to COM1. When this is done, any data
sent to COM19 will be sent to COM1. Any
data sent into COM1 from the scanner will be sent to both COM19 and COM20. The one limitation is that any data sent to
COM20 will not be sent to COM1. In
other words, COM20 can see data coming from the scanner but it can’t send any
data to it.
Here is an example of the hub4com command used at the Windows command prompt to up the port sharing:
hub4com --baud=115200 --ox=on --ix=on \\.\COM1 \\.\CNCB0 \\.\CNCB1
com0com and hub4com example
So what good is this? Don’t we need both programs to be able to send data to the scanner in order for those program to work? Normally, yes that would be true. However, there are some tricks we can play to make this useful.
First some background details. In order to get alpha tag information from a Uniden scanner, Scannercast periodically sends the “GLG” command to the scanner, and the scanner then responds with talkgroup and frequency information. As long as Scannercast sees the “GLG” information coming back from the scanner, it’s happy and will send the alpha tag info embedded into the audio stream.
So back to our example. If Scannercast is connected to COM20, as long as the program on COM19 is requesting and receiving “GLG” information from the scanner, Scannercast will also see that data and can use it. It doesn’t care that the request is coming from the program on COM19, all it knows is that it’s seeing the “GLG” data show up on COM20 and it’s happy.
So here’s what I did. I found a sample Python script that acts as a serial port redirect server and modified it so that it constantly sends the “GLG” request out the serial port whenever it’s waiting for a TCP connection from a client. I've built this script into a Windows EXE called ScanServe. In my example, this program would connect to COM19. Whenever it’s not connected to a remote computer, it will send the “GLG” request which will then be sent to COM1. The scanner (on COM1) will receive the “GLG” request and respond with the data, which will be sent to both COM19 and COM20. Scannercast (on COM20) will get the data and use it for alpha tagging. When a remote connection is made through the TCP port the program stops sending the “GLG” request and instead sends whatever data is received via the TCP connection. Once the TCP connection is disconnected or times out, the program resumes sending the “GLG” commands. To start the program I use this command:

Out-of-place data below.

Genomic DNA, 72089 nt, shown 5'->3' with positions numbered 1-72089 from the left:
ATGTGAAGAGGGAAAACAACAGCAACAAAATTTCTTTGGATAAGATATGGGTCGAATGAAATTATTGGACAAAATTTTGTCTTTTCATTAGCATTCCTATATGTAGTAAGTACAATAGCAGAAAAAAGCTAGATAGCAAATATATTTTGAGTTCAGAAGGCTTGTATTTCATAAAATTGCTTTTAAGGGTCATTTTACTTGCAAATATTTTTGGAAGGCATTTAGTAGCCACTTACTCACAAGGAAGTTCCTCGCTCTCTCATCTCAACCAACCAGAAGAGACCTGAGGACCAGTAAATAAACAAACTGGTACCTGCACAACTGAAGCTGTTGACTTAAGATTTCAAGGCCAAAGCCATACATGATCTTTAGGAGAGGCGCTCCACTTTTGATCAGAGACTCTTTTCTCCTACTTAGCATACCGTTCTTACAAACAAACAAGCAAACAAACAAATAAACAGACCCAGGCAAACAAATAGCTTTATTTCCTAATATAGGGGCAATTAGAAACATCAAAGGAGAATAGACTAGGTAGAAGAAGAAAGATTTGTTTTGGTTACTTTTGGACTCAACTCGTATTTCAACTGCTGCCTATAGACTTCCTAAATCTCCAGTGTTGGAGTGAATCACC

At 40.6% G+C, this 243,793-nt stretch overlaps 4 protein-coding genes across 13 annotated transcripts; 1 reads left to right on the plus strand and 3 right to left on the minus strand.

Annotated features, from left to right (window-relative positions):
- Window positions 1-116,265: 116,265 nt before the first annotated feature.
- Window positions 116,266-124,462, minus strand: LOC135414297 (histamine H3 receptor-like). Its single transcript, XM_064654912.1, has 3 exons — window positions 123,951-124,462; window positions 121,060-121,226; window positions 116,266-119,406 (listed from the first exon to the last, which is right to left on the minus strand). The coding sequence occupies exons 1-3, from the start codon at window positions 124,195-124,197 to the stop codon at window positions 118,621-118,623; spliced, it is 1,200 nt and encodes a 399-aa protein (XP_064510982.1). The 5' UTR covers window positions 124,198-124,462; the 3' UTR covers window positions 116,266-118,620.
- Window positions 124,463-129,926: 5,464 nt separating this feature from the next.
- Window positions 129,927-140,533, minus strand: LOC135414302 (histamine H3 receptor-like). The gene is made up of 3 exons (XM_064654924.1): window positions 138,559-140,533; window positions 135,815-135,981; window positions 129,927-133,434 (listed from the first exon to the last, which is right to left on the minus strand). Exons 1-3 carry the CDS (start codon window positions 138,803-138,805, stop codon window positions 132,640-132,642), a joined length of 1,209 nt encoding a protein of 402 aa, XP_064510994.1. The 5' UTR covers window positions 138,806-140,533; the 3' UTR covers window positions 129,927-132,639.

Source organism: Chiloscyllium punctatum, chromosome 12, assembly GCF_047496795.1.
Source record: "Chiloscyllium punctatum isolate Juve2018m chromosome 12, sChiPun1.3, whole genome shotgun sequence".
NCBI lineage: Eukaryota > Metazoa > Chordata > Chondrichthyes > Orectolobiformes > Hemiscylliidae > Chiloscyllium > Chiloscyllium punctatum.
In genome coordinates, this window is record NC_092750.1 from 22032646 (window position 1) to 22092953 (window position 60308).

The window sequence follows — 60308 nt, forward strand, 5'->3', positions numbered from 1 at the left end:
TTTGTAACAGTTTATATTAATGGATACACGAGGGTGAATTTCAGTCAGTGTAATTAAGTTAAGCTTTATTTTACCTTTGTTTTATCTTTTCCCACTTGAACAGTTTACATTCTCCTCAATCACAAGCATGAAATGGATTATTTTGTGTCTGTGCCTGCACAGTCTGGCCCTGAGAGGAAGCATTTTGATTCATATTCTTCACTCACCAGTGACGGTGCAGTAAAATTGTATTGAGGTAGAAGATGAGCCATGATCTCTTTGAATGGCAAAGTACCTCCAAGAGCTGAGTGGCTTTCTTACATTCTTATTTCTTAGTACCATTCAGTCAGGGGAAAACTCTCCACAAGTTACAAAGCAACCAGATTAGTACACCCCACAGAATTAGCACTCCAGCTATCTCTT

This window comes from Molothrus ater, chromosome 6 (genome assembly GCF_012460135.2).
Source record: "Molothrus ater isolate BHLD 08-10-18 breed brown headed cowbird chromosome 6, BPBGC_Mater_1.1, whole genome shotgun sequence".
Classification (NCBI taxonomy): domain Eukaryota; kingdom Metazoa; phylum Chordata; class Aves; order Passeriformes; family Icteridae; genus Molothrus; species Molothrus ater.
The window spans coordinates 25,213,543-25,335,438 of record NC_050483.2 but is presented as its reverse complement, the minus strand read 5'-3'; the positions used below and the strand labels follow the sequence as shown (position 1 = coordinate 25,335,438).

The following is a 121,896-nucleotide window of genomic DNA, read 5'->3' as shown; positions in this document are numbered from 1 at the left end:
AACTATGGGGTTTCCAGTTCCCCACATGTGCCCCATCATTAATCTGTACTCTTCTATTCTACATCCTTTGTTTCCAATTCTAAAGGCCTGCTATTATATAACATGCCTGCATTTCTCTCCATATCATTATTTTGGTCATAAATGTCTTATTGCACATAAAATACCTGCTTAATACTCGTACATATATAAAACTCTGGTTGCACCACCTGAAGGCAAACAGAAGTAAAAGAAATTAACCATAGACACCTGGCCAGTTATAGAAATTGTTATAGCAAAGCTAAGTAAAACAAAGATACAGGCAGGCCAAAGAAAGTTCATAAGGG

So far we’ve been concentrating on the software and setup on the scanner side of the link. On the remote side, we can use com0com and hub4com and tcp4com to create a virtual serial port and a serial port to tcp client that connects to the server program described above. Our scanner control program (such as Freescan, etc.) can then connect to this virtual serial port, whose traffic is redirected over the TCP connection to the scanner
As an alternative, we can set up a web page that uses a PHP script to connect to the server program. This would allow us to control the scanner from any computer that has internet access, not just one that has a scanner program, com0com, and tcp4com installed.
This web page can be hosted by a commercial hosting service, or you can host it on your home PC by using a PHP-enabled hosting server such as WampServer.
I've included some sample HTML and PHP files that should get you started on implementing this. As was mentioned above, there isn't a lot of security built in, so use caution. You probably don't want someone to be able to reset your scanner to factory defaults over the web!
This sample web page and PHP script periodically sends the "STS" command to the remote scanner to get the screen display information, which it then displays on the web page. There are also a bunch of buttons on the web page that will send the corresponding button press command to the remote scanner. It's fairly simple, but allows you to remotely stop and start scanning, enable or disable banks, etc.